Post sponsored by NewzEngine.com

Source: University of Waikato

Developing sensors to detect metals in the icy oceans of the moons which orbit Saturn, is about as far from a University of Waikato science lab as you can get.

But for University of Waikato, Master of Science and Chemistry student, Rosemary Swears, who has just returned from 10 weeks at NASA’s International Internship Programme, it was all part of a day’s work.

Rosemary was one of four New Zealand students selected for the internship, under a new agreement between space administration and the Ministry for Business Innovation and Employment. Students were based at the Ames Research Centre in Mountain View, California.

“We were working on things which will make a difference to humanity in 20 to 30 years from now. That’s an incredible feeling. Holding something in your hand that is going into space.”

Rosemary arrived at NASA with a project in mind but was thrown in the deep end on an electrochemistry project she hadn’t even heard of before.

“The glorious thing about the NASA internships is that space science isn’t mostly a specific field, it’s just science that happens to be in space,” says Rosemary.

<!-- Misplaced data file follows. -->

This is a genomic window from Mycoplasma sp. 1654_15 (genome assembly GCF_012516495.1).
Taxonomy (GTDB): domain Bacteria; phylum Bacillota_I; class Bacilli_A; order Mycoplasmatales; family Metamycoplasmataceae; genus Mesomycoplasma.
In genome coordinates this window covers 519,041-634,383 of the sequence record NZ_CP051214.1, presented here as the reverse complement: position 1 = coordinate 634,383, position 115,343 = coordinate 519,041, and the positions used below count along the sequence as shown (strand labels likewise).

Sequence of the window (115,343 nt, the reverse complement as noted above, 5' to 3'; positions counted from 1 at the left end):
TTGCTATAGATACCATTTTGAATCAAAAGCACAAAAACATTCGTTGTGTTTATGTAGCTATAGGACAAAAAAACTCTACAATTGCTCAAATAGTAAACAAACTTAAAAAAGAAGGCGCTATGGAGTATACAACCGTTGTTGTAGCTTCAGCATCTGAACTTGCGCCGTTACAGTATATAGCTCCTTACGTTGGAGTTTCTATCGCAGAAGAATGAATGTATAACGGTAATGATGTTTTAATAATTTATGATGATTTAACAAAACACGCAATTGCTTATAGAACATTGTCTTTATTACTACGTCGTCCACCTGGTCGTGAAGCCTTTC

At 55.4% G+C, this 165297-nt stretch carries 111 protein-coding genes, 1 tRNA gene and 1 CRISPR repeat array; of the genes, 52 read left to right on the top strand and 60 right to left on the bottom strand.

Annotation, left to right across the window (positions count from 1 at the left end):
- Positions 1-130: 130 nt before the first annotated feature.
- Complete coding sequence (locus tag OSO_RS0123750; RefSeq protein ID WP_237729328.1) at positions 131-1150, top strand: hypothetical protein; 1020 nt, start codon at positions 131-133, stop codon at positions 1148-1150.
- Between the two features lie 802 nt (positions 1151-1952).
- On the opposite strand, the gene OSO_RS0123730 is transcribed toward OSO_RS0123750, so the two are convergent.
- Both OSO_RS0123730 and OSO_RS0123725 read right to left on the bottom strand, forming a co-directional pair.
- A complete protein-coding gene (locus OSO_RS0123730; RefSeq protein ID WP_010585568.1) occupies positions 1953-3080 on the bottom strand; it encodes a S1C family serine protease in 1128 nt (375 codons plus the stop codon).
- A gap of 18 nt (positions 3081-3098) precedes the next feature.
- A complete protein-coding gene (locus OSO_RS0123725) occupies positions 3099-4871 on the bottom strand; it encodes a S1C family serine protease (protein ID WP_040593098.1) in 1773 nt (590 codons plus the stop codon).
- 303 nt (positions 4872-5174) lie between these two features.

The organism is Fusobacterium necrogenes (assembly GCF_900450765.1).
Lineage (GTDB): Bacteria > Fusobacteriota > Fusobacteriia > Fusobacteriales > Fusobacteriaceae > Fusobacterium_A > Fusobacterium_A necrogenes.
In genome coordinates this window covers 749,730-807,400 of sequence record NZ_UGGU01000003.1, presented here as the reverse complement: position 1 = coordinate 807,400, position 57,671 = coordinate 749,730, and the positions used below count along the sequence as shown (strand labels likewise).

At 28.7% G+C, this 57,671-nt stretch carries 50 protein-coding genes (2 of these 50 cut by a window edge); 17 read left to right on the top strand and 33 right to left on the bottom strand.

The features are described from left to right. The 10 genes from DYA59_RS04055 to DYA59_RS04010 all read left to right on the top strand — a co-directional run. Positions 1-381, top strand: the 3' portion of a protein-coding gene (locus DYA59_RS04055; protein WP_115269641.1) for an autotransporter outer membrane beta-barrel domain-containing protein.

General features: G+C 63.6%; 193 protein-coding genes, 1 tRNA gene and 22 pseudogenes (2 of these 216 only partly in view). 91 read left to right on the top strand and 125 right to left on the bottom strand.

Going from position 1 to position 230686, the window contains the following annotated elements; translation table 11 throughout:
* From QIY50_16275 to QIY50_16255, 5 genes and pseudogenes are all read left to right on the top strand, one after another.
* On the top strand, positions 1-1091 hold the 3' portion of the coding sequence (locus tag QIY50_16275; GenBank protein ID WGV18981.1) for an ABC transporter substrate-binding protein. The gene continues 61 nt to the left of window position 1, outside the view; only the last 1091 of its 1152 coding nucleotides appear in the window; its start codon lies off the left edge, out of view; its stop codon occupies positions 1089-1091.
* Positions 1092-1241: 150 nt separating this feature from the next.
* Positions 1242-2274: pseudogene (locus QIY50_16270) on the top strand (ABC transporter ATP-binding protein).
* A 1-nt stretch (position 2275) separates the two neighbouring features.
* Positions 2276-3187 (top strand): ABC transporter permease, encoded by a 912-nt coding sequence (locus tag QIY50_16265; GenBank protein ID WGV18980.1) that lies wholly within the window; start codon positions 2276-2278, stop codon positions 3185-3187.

At Waikato University her focus is on carbohydrate profiles and health benefits linked to New Zealand and Australian honeys. At NASA she had planned to focus on a bio-sensor for use in space, which could be used for improved monitoring of astronauts’ health.

Her NASA mentor found her another project however, and she ended up working on developing a sensor to detect and quantify trace metals in the liquid oceans that scientists believe exist on the moons orbiting Saturn.

“In general, developing a metal sensor for Enceladus (one of Saturn’s six moons) isn’t an awful lot different to developing a metal sensor for Earth,” says Rosemary.

The project did come with additional questions to consider however including; how can you make items light enough for space travel, and what chemicals would be needed to be transported with the sensors? Could they be made radiation proof, or would they need to be shielded?

“Like a lot of research there was a frustrating grind but there were also the blindingly awesome eureka moments and ultimately it was really rewarding to answer the questions.”

There were 200 applicants for the internship positions and Rosemary says she encourages other scientists to apply for the roles.

“There are biologists and microbiologists and chemists and earth scientists and geologists and materials engineers and electrical engineers, and that’s just in the single building I worked in.”

She says she is not sure how the internship will impact her future career but believes it may open doors for her in the future.

“While I was at Ames, I did manage to arrange a meeting with a rocket scientist I’d been wanting to meet for quite a while, and that has given me some concrete things to look into in the next few years. Right now, all I can say is it was fun, I made some connections, I picked up some ideas, and I learned a lot.”

MIL OSI New Zealand News